Innovators at NASA's Armstrong Flight Research Center have found a way to incorporate wireless sensor technology in aerospace vehicles without adding the complexity and tonnage normally associated with physically modifying existing avionics. The solution: A single universal wireless access point or "gateway" that can communicate between existing onboard systems and any subscribed wireless device.
This gateway can be easily reprogrammed to communicate with any wireless device, allowing engineers to add new sensing technology "at the speed of software." Furthermore, this gateway approach means that once a wireless sensor has been tested on a research vehicle or platform, it can be immediately integrated into other vehicles outfitted with the gateway. The gateway's architecture also holds promise for other industries seeking ways to capitalize on the advantages of wireless sensors.
During the webinar, you will learn how NASA’s technologies and capabilities are available to industry and other organizations through NASA’s Technology Transfer Program.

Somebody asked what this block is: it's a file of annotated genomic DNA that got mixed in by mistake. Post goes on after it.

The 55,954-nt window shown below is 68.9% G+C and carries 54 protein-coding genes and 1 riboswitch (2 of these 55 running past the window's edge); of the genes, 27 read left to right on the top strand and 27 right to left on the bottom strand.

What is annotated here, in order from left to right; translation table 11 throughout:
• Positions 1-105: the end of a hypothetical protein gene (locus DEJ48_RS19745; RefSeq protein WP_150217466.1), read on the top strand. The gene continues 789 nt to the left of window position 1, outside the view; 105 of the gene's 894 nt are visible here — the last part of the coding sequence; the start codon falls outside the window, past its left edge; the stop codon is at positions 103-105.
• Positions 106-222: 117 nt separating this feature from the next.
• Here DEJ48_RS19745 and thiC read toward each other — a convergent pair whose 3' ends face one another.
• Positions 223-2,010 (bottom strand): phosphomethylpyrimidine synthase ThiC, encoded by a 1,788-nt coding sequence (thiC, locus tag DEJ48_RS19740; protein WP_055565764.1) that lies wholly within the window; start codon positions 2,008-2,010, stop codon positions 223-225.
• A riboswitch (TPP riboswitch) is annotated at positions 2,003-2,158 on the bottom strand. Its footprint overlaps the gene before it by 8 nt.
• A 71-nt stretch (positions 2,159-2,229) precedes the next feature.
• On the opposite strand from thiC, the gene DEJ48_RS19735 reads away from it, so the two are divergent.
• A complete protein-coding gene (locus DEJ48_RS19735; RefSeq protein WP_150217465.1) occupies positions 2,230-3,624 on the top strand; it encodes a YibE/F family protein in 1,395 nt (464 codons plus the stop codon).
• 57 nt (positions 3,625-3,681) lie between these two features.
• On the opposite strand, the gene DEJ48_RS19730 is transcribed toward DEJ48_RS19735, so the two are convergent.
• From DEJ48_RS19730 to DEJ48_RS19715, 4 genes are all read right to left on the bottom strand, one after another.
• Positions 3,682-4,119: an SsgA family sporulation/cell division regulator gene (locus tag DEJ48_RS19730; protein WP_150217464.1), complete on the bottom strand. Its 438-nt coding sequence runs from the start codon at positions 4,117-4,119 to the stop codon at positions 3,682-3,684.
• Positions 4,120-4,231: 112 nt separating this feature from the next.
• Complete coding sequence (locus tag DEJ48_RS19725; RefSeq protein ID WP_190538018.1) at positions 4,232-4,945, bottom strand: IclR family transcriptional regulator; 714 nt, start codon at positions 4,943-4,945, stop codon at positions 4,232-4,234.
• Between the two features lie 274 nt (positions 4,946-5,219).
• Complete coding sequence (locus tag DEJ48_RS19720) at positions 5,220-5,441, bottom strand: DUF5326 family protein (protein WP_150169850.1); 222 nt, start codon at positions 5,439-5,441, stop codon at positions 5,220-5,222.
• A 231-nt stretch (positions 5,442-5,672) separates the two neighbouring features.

About the Presenter
Matt Waldersen is a research and development engineer at NASA’s Neil A. Armstrong Flight Research Center. After receiving a B.S. in Electrical Engineering from Purdue University in 2013, he worked as a design and research engineer within Orbital ATK’s (now Northrop Grumman) propulsion system division.
While at Orbital ATK, his primary areas of focus included flight instrumentation, avionics, and electrical ground support systems for the Space Launch System solid rocket boosters and the Orion spacecraft launch abort system. He was also an integral member of various research and development teams at Orbital ATK, conducting research into advanced avionic and instrumentation systems.
In December 2015, he began his career at NASA where he works as a researcher in the Flight Instrumentation and System Integration Branch. In his current position, he has been part of the Orion AA-2 instrumentation team, the X-59 Low Boom Flight Demonstrator instrumentation team, and is currently the deputy flight systems lead for the F-15D supersonic research testbed.